Yup, we’ve got that one

And more than one million more. Become a member today and read free for two weeks.

Read free for two weeks

From gifted new writer Tasha Alexander comes a stunning novel of historical suspense set in Victorian England, meticulously researched and with a twisty plot that involves stolen antiquities, betrayal, and murder

And Only to Deceive

For Emily, accepting the proposal of Philip, the Viscount Ashton, was an easy way to escape her overbearing mother, who was set on a grand society match. So when Emily's dashing husband died on safari soon after their wedding, she felt little grief. After all, she barely knew him. Now, nearly two years later, she discovers that Philip was a far different man from the one she had married so cavalierly. His journals reveal him to have been a gentleman scholar and antiquities collector who, to her surprise, was deeply in love with his wife. Emily becomes fascinated with this new image of her dead husband and she immerses herself in all things ancient and begins to study Greek.

Emily's intellectual pursuits and her desire to learn more about Philip take her to the quiet corridors of the British Museum, one of her husband's favorite places. There, amid priceless ancient statues, she uncovers a dark, dangerous secret involving stolen artifacts from the Greco-Roman galleries. And to complicate matters, she's juggling two very prominent and wealthy suitors, one of whose intentions may go beyond the marrying kind. As she sets out to solve the crime, her search leads to more surprises about Philip and causes her to question the role in Victorian society to which she, as a woman, is relegated.

Topics: Theft

Published: HarperCollins on Oct 13, 2009
ISBN: 9780061739231
List price: $10.39
Read on Scribd mobile: iPhone, iPad and Android.
Availability for And Only to Deceive
With a 30 day free trial you can read online for free
  1. This book can be read on up to 6 mobile devices.
Clear rating

OK historical crime fiction set in late 19th century Britain, among the upper crust. I didn't find the heroine particularly taking, but the story held my interest long enough to get me through the book. Good stuff for addicts of historical crime novels.read more
Is this review helpful? Yes | NoThank you for your feedback.
A somewhat enjoyable read, but not what I expected based on the plot description (but really, are those ever accurate?). As much as the author wanted to write a realistic depiction of a widowed young woman in the 1890s rather than drop characters from the 20th century into historical situations (mentioned in the author notes), that's what she's done. So many aspects of the characters just didn't ring true based on societal mores the author herself pointed out throughout the story. In addition, the characterization of the heroine was weak, the mystery was pretty disappointing, and the resolution was very contrived.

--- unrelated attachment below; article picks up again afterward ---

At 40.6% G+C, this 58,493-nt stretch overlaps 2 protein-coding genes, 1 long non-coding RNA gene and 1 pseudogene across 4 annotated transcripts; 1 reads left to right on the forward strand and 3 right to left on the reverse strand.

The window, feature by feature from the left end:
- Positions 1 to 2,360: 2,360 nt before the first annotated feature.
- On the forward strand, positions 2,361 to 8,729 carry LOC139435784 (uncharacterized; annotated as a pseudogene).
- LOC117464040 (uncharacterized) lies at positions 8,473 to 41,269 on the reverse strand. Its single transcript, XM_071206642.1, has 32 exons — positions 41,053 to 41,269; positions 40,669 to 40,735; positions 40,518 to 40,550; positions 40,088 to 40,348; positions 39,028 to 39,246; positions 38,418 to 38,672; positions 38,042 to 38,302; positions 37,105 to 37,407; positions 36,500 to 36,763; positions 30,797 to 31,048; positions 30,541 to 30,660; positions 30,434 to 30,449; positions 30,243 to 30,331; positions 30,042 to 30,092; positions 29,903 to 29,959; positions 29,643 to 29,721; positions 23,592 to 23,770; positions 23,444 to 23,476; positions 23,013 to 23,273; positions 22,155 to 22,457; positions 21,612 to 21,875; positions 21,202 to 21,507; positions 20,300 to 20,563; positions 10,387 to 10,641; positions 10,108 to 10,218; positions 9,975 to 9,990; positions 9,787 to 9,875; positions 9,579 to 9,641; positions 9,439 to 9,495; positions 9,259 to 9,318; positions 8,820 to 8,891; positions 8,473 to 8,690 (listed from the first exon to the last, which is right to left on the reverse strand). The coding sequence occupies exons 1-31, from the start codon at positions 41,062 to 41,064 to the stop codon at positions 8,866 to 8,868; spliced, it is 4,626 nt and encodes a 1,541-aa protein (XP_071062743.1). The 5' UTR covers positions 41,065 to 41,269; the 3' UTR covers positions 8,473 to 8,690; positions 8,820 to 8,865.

Oh, and also--I just don't see so many men of the time falling so passionately in love with this character. Take out some of the overwrought emotion on the part of the men, and it could have been better.

But even with all of its faults, I was looking forward to reading more whenever I got the chance, hence the 3 stars.read more
Is this review helpful? Yes | NoThank you for your feedback.
This debut novel seems to be an attempt to imitate the Lady Julia Gray novels of Deanna Raybourn. And Only to Deceive is to be the first of a series of Lady Emily Ashton novels. Both the Lady Julia Gray and the Lady Emily Ashton series combine the Victorian England genre (Jane Austen, Georgette Heyer) with a mystery, and both begin with a young widow as the main character. Unfortunately, Deanna Raybourn does it better. Alexander's novel lacked the witty dialogue typical of the genre. There was plenty of dialogue--perhaps too much, even--but it felt flat, stilted, and unconvincing. Lady Emily, who doesn't fall in love with her husband until nearly two years AFTER his death, seems more ridiculous than likeable. The many references to the Iliad felt pretentious. There is potential for this author to improve her craft, but for the time being, I'd stick with Raybourn.read more
Is this review helpful? Yes | NoThank you for your feedback.
Read all reviews

Reviews

OK historical crime fiction set in late 19th century Britain, among the upper crust. I didn't find the heroine particularly taking, but the story held my interest long enough to get me through the book. Good stuff for addicts of historical crime novels.
Is this review helpful? Yes | NoThank you for your feedback.